Tag Archives: writing decisions

We All Have Heroes, and Models

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Who were the writers you imitated (or imitate!) in your pastiche phase?

Much as I loved and read Andre Norton, I never seemed to do anything her style. I had a definite Lester Dent phase, resulting in my first finished novella, then went into a Weird Tales swords and sorcery phase, with REH plots and CAS language (oh, my poor teacher), then moved more into the style of Fritz Leiber.

After that, I actually started finding my own style. I think the continued factors of “my style” are characters one recent critter described as talking as wittily as he wished real people did (based largely on myself and my friends: we really did and do try to be amusing) and a reality-based mixture of the wonderful and the gritty.

An analogy for that looks in the window at me: a beautiful crescent moon in a dawn-painted frame of clouds, above ranks of dusty rain-streaked storage containers with peeling warehouses in the middle distance and container cranes beyond, all laced with power wires.

Everything else, whether my language is plain or fancy (level of language), whether it’s all dialogue or all action, the genre — that varies. Bits of CAS’s vocabulary creep in, but my critters will tell me where they go “huh?”

What’s your style? What do you wish it were? What do you need to change to get there?

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Village of the Dumbed

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As part of teaching the Keys, I have six stories for practice critiquing, each badly flawed in different ways. In some cases, it was a hard decision which I was going to use as a horrible example for dialogue or characterization or plotting, because some are horrible in several ways. Mind you, they were all once published by big houses, and some authors would be considered giants in the field of science fiction and fantasy. Everyone slips sometimes. I think that is an invaluable lesson in itself.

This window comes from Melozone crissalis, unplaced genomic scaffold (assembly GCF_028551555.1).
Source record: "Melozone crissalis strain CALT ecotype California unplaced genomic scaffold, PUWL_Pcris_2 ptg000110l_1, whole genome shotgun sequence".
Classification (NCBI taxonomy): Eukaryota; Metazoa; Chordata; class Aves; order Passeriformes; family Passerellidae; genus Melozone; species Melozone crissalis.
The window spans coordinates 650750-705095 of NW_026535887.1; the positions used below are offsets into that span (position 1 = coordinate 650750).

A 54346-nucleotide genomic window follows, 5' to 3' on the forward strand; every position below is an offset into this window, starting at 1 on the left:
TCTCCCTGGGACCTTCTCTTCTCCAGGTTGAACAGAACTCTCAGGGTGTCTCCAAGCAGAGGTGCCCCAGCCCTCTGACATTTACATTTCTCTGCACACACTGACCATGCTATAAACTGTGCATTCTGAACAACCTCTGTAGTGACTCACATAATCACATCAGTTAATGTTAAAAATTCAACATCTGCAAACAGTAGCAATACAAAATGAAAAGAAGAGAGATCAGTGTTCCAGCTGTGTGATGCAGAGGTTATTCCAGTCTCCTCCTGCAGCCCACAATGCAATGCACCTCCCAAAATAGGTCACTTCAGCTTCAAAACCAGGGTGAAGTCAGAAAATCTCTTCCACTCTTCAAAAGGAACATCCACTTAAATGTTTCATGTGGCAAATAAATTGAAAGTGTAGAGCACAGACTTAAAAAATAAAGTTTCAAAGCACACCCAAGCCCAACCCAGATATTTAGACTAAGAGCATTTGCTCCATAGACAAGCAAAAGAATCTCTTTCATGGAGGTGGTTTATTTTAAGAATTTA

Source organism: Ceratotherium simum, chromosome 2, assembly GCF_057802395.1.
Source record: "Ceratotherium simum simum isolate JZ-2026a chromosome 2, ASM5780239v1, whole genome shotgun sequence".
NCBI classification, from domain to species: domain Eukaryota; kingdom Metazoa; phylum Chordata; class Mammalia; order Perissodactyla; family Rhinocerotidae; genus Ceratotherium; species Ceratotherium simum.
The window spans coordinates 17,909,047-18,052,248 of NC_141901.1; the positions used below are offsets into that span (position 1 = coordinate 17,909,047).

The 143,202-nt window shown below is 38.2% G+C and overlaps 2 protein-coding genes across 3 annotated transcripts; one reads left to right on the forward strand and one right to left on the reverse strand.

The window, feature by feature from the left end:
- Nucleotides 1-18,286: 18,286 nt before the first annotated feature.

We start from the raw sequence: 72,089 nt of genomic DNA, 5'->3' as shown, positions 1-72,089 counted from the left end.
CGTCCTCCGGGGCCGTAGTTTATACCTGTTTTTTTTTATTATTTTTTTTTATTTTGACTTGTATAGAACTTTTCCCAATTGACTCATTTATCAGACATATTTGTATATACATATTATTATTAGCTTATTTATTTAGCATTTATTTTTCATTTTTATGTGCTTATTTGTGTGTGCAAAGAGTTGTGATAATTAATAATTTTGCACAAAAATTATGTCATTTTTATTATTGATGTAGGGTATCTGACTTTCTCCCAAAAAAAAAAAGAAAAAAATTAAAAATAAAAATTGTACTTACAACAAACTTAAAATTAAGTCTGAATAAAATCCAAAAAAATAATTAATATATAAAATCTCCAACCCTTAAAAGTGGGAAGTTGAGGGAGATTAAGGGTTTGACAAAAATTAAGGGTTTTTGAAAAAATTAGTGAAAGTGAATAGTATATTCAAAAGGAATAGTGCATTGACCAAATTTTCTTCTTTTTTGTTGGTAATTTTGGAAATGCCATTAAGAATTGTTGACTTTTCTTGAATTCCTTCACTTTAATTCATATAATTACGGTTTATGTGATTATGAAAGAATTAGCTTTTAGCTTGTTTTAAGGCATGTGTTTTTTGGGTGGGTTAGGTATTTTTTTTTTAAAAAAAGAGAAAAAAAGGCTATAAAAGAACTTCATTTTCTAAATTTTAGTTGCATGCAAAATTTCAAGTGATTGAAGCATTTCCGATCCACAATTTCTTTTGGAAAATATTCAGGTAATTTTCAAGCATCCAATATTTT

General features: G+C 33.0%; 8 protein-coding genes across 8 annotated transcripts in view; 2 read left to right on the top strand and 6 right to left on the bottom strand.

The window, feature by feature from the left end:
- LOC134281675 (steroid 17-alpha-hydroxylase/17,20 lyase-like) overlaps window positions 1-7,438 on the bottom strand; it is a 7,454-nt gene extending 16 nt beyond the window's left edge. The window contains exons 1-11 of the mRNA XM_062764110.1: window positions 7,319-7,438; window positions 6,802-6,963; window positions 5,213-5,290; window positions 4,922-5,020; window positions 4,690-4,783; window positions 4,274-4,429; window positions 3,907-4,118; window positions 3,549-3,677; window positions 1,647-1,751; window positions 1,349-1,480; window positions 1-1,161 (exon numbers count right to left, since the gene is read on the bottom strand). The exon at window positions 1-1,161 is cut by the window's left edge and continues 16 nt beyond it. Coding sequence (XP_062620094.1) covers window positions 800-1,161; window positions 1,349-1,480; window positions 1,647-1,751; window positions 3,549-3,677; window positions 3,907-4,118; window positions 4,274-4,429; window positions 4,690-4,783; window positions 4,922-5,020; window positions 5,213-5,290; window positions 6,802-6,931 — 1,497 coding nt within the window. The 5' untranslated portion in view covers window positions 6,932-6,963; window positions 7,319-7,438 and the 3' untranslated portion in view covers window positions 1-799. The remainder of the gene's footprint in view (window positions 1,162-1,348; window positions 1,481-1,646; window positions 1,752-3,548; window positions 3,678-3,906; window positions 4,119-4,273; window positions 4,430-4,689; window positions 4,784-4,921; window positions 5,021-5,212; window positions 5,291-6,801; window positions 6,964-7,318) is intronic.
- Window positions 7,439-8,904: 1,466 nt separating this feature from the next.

What I notice particularly now is the very common use of Villagers, non-human or semi-human creatures that greatly resemble us, can speak more or less like us, but that have the intelligence of a domestic turkey.

Of course, they are what they are for plot convenience.

That’s so wrong.

Characters of all levels, from protagonists to spear-carriers, need to act naturalisticly, like reasonable people would. Even like stupid people, at the very least.

Yes, the world is full of people who forget to put their brains in gear. I’ll never forget sending back a steak for being too well-done, and the chef sent back the same steak, cooked even more.

However, the constant stereotype of Villagers seems to me a sign of an unconscious, and all the more pervasive, prejudice in the college/academic/intellectual world of science fiction and fantasy, against rural people, farmers especially, as if they were no brighter than their cattle. As an attitude in a field dominated by urban white-collar technicians (engineers, scientists, &c) and “art school geeks,” this is understandable, if not condonable.

You should notice the lack of this in rural-raised writers, like Orson Scott Card, or S. A. Bolich from the horse-raising families out in Spokane, Washington, In her work, it’s as likely to be the citified intellectuals (like the preacher in In the Shadow of Heaven) who wind up the villains.

Certainly, Ursula K. Leguin has noted a distinct lack of blue-collar protagonists in science fiction, and that includes farmers.
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Exotic Pet Ban: Delete Your Pets

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The traditional term among writers is often “murder your darlings.” This phrase is not always understood and does repel by its overly dramatic word choice. These days we delete files, unlike the old days when the technical term and the code command was to “kill” a file.